After her experience, Hawley founded the Day Eagle Hope Project in 2017, and her nonprofit has since expanded to address many other needs of Native Americans in her community.

Alvin Irby: Providing access to books and a love of reading

In 2008, first grade teacher Alvin Irby stopped by a Bronx barbershop after school for a haircut. Before long, one of his students came in.

“He’s kind of looking bored,” Irby recalled. “I’m looking at this student (thinking), ‘He should be practicing his reading.’ But I didn’t have a book.”

That moment stayed with Irby, and five years later he started Barbershop Books. Since 2013, the nonprofit has brought more than 50,000 free children’s books to more than 200 barbershops in predominantly Black neighborhoods across the country.

Irby is working to change lower literacy rates by encouraging boys to read for fun, on their own.

“Our program is about getting kids to say three words: ‘I’m a reader,’” he said.

Adam Pearce: Healing brain injuries with yoga and community

Kevin Pearce was at the height of his professional snowboarding career and bound for the Winter Olympics. During training, he struck his head on the edge of a halfpipe, resulting in a traumatic brain injury.

He had to relearn how to walk and talk. He eventually started yoga, and his family saw how it transformed him and gave him a sense of hope.

“I remember … coming out of a class with him and just seeing in his face this new expression, this new person,” his brother Adam Pearce said.

Wanting to bring hope and healing to others through yoga and meditation, Adam and Kevin co-founded the LoveYourBrain Foundation. The organization aims to create a safe space and supportive community where people with a TBI can heal together.

Estefanía Rebellón: Classrooms for migrant children

Estefanía Rebellón understands the fear and uncertainty felt by the more than 70 million migrant and forcibly displaced children around the world. She was a migrant child, too.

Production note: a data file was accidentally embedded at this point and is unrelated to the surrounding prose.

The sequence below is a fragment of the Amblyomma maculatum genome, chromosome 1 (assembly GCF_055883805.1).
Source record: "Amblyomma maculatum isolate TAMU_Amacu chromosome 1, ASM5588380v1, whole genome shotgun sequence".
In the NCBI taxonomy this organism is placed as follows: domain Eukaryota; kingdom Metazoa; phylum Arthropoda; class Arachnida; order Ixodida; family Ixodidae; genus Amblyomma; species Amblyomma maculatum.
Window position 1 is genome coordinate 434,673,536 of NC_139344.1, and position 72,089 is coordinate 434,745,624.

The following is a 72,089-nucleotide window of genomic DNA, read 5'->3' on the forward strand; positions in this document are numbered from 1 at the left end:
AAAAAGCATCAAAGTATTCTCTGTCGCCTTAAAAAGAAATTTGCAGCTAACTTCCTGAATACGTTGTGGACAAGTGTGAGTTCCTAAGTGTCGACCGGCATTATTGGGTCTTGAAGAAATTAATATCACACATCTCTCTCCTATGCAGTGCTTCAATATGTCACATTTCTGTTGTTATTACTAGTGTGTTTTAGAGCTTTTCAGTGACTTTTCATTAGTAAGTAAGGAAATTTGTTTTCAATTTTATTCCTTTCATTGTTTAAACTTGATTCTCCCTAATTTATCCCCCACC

In 2018, she was so moved after volunteering in migrant camps in Tijuana, Mexico, that she put her acting career on hold.

“There were no schools set up to help these kids. They were walking around the camps barefoot,” she said.

Rebellón and her partner used their savings to buy tents and supplies and set up a makeshift school at the US-Mexico border. Then they transformed buses into mobile classrooms to reach more families.

Now, through her nonprofit, Yes We Can World Foundation, she provides education for children living in limbo in shelters at the border. Since 2019, Rebellón says the group has served more than 3,100 migrant children.

Mama Shu: Transforming a neglected block into a village of beauty

Every parent’s worst nightmare is losing their child. Shamayim Harris has lived through that nightmare – twice.

Her 2-year-old son was struck and killed in a hit-and-run in 2007 in Highland Park, a suburb of Detroit. Years later, her 23-year-old son was shot and killed while on a neighborhood watch.

“I needed to … change grief into glory, pain into power,” said Harris, who is known as Mama Shu.

In 2016, she created the Avalon Village, a nonprofit with the mission of creating a safe and nurturing space for the entire Highland Park community. Today, she and her organization own 45 lots of land across three blocks. The biggest project has been fully refurbishing an abandoned house into an after-school hub for children.

Dr. Kwane Stewart: Caring for the pets of the homeless

Dr. Kwane Stewart’s outreach on the streets started more than a decade ago. On a whim, the veterinarian stopped to examine the dog of a homeless man outside a 7-11 where he got his coffee.

Stewart treated the dog’s skin condition and the animal was transformed. But for Stewart, the man’s gratitude was a wakeup call: “Thank you for not ignoring me” were the words that Stewart says inspired his next chapter.

Stewart’s nonprofit, Project Street Vet, provides medical care to the pets of people experiencing homelessness.

“It doesn’t matter what your situation is … I see a pet in need, and I see a person who cares for them dearly who just needs some help,” Stewart said.